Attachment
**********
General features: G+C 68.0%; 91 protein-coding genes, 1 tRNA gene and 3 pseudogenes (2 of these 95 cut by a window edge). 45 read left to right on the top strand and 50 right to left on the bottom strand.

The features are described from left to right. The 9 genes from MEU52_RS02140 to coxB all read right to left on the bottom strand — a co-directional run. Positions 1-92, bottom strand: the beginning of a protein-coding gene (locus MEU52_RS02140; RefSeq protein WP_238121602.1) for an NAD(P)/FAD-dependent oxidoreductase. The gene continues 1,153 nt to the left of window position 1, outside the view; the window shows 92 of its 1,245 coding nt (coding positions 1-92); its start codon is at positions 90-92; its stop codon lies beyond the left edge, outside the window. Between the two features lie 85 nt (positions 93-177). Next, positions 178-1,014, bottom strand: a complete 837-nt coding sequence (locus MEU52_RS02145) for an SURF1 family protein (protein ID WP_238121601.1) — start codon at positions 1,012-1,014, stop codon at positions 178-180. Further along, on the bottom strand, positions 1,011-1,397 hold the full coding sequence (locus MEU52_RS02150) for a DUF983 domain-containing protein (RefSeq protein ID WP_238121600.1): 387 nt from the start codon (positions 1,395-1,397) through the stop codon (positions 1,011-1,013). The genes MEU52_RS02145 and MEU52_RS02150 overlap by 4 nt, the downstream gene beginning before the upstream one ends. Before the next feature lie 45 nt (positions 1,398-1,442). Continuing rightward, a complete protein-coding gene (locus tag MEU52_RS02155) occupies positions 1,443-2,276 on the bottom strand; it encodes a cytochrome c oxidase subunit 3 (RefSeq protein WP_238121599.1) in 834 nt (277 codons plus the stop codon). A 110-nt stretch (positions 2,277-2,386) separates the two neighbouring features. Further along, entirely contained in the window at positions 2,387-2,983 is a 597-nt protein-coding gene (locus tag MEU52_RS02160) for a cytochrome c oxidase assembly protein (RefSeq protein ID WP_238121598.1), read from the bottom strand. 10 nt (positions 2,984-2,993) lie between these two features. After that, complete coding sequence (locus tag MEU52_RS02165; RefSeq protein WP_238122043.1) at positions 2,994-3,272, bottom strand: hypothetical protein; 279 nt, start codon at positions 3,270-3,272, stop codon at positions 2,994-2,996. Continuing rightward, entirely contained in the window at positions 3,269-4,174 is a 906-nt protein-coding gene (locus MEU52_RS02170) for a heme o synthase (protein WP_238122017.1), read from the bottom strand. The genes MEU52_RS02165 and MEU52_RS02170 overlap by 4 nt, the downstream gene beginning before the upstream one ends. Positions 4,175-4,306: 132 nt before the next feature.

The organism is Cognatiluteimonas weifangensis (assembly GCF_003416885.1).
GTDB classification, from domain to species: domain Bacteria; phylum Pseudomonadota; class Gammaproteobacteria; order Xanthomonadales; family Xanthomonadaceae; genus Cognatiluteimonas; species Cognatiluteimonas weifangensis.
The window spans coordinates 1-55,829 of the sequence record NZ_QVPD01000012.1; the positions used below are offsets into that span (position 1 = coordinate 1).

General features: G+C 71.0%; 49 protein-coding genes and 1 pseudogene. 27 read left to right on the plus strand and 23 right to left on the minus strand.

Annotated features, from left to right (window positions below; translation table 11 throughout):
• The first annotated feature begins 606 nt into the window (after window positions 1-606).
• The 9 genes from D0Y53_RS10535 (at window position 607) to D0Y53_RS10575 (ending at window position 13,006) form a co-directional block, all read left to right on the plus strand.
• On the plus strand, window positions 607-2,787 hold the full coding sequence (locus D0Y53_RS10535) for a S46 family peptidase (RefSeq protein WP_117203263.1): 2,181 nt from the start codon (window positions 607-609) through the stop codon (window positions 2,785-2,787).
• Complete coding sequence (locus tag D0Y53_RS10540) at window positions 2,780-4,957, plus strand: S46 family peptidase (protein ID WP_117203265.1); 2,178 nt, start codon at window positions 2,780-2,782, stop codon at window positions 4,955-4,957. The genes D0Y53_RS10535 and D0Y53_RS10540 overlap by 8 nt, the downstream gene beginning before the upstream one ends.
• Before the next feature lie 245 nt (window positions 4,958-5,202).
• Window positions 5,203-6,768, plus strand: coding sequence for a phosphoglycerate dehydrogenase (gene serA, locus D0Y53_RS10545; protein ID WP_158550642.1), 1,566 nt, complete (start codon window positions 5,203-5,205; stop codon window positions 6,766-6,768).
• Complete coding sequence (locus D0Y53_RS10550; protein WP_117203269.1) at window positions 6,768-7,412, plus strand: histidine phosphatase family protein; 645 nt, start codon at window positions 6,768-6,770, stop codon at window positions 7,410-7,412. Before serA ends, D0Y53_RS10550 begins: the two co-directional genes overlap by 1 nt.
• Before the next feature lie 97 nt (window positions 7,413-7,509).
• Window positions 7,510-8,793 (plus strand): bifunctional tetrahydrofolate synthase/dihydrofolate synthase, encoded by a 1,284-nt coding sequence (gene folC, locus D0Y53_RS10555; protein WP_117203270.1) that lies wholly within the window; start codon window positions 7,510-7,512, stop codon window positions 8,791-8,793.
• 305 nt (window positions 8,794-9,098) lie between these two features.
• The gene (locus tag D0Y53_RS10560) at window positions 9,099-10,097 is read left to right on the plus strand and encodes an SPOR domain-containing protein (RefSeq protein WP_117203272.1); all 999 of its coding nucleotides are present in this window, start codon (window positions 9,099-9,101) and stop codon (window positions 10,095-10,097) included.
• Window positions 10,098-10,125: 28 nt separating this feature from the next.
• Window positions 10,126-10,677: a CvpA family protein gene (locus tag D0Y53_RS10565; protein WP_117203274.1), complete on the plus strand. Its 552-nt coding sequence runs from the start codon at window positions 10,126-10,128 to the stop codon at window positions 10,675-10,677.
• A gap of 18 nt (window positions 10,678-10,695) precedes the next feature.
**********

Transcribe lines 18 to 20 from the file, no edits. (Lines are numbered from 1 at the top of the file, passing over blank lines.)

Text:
• The gene (locus tag D0Y53_RS10560) at window positions 9,099-10,097 is read left to right on the plus strand and encodes an SPOR domain-containing protein (RefSeq protein WP_117203272.1); all 999 of its coding nucleotides are present in this window, start codon (window positions 9,099-9,101) and stop codon (window positions 10,095-10,097) included.
• Window positions 10,098-10,125: 28 nt separating this feature from the next.
• Window positions 10,126-10,677: a CvpA family protein gene (locus tag D0Y53_RS10565; protein WP_117203274.1), complete on the plus strand. Its 552-nt coding sequence runs from the start codon at window positions 10,126-10,128 to the stop codon at window positions 10,675-10,677.